Updated: Jun 6
Samantha Thorburn I 29 April 2021
We all know that stress affects our health and wellbeing, and it would be an understatement to say that the past year has been stressful for everyone. It can also contribute to a variety of gut issues like bloating, acid reflux, constipation, diarrhoea or even that feeling of being too full after meals.
How stress can affect your digestion
When you are stressed your body is in a primal ‘fight or flight’ mode, alert and ready to run from that sabre toothed tiger. However, our bodies haven’t evolved enough to know the difference between a sabre-toothed tiger and your grumpy boss, relationship troubles or dealing with your children’s squabbles. Your body processes those daily stresses by remaining in that fight or flight mode, meaning it takes the focus away from the digestion process leaving you with uncomfortable gut issues. You need to be relaxed and ‘at rest’ in order to digest.
We often eat without thinking about what we’re doing, and this can also influence how our body digests food: your stomach is ‘unprepared’ for the arrival of food, so hasn’t produced enough acid to help break it down. It can feel like food sits in your stomach like a lead balloon, you feel overly full quickly or you get the burning of acid reflux.
5 Ways to Help Your Digestion
We cannot avoid stress, but there are things you can do to feel better by helping your body be ready to digest your meals:
1. Take deep breaths before you eat to ‘switch’ your body into the ‘rest and digest’ mode. Count to 4 as you inhale, hold for 7 and breathe out for 8, repeat 5 times.
2. Eat bitter foods first to start off the digestion process, such as rocket, radish, chicory, kale and dandelion leaves. Bitter foods stimulate the release of stomach acid and bile which helps break down your food.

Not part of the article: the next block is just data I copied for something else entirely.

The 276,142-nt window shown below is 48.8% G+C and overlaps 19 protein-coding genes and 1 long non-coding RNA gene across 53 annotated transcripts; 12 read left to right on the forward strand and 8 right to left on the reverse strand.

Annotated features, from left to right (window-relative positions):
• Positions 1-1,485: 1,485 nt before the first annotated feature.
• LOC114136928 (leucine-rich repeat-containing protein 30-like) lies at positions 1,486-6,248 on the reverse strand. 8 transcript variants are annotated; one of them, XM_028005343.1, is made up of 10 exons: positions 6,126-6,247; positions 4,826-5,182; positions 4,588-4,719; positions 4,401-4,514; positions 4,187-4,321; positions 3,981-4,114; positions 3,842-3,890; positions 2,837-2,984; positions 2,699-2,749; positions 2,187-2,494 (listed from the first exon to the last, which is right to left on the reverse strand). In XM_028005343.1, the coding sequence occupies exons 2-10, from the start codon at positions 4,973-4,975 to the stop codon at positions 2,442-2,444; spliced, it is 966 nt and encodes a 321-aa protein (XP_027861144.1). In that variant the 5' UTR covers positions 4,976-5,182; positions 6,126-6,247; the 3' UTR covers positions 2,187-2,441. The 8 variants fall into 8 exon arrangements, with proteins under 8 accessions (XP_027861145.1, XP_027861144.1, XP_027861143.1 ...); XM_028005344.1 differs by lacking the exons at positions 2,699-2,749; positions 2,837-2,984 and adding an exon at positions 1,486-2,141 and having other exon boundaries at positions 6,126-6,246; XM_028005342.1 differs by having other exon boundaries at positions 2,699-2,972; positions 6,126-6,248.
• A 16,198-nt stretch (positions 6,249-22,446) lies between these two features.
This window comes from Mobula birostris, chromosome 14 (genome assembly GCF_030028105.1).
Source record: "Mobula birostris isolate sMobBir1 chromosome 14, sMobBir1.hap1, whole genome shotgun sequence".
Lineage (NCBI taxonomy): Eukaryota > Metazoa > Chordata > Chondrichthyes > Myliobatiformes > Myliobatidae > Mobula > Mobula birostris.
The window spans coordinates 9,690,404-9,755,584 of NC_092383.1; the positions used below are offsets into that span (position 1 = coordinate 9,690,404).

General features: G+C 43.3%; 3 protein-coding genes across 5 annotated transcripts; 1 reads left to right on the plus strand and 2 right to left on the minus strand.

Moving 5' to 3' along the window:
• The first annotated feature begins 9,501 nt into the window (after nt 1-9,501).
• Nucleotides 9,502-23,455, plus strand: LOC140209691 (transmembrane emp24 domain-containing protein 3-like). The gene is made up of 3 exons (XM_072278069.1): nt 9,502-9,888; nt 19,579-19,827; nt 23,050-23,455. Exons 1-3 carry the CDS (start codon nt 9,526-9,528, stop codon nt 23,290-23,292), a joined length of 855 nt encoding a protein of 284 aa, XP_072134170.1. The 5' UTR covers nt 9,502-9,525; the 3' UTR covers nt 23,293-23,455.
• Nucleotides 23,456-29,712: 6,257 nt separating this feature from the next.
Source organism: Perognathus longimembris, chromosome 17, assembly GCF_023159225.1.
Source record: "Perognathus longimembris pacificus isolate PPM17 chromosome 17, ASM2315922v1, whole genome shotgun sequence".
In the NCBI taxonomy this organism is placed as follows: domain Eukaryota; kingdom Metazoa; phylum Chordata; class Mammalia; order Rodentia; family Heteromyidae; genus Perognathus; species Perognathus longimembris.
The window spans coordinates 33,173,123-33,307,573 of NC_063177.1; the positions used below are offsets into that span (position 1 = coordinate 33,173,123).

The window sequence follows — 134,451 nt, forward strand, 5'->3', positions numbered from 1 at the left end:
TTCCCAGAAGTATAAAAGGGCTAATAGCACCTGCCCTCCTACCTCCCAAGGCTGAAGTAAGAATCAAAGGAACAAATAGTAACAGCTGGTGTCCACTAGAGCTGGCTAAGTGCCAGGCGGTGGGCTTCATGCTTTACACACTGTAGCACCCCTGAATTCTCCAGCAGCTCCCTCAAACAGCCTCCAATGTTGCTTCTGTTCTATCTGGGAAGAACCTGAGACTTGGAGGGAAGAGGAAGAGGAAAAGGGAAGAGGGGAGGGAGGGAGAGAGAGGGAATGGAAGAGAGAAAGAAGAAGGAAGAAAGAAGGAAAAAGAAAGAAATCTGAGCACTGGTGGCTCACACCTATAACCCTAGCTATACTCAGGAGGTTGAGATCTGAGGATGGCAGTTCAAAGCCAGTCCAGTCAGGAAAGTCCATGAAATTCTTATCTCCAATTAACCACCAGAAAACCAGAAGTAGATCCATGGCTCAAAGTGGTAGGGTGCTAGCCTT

3. Take time to eat mindfully. This sounds more simple that you think - how many times do you squeeze in a trip to the shops in your lunch break, take your breakfast with you in the car or eat your meal in front of your computer screen? Set aside 20 minutes to sit down and eat your food. Take time to see, smell, taste and chew your food. Engaging in your food will allow your body to prepare to digest it by producing stomach acid and digestive enzymes, which will in turn allow you to absorb more of the nutrients.
4. Say no to that take away sandwich. Don’t eat (or drink) on the run or standing up; your body is not in a relaxed state if you are moving. Try not to get up and down during a meal, aim to sit for 15-20 mins to help your body digest.
5. Chew! Chewing physically breaks down food into more manageable size for your stomach, enabling more of it to be coated by stomach acid and broken down before it reaches your small intestine. Ideally each mouthful should be chewed until the food is an unrecognisable paste. Chewing also stimulates the release of acid and enzymes and is one of the most important things you can do to help beat bloating and gut discomfort.
by Samantha Thorburn, Registered Nutritional Therapist, mBANT
Sam specialises in helping busy, bloated and hormonal women to feel free to live their best and healthiest life.
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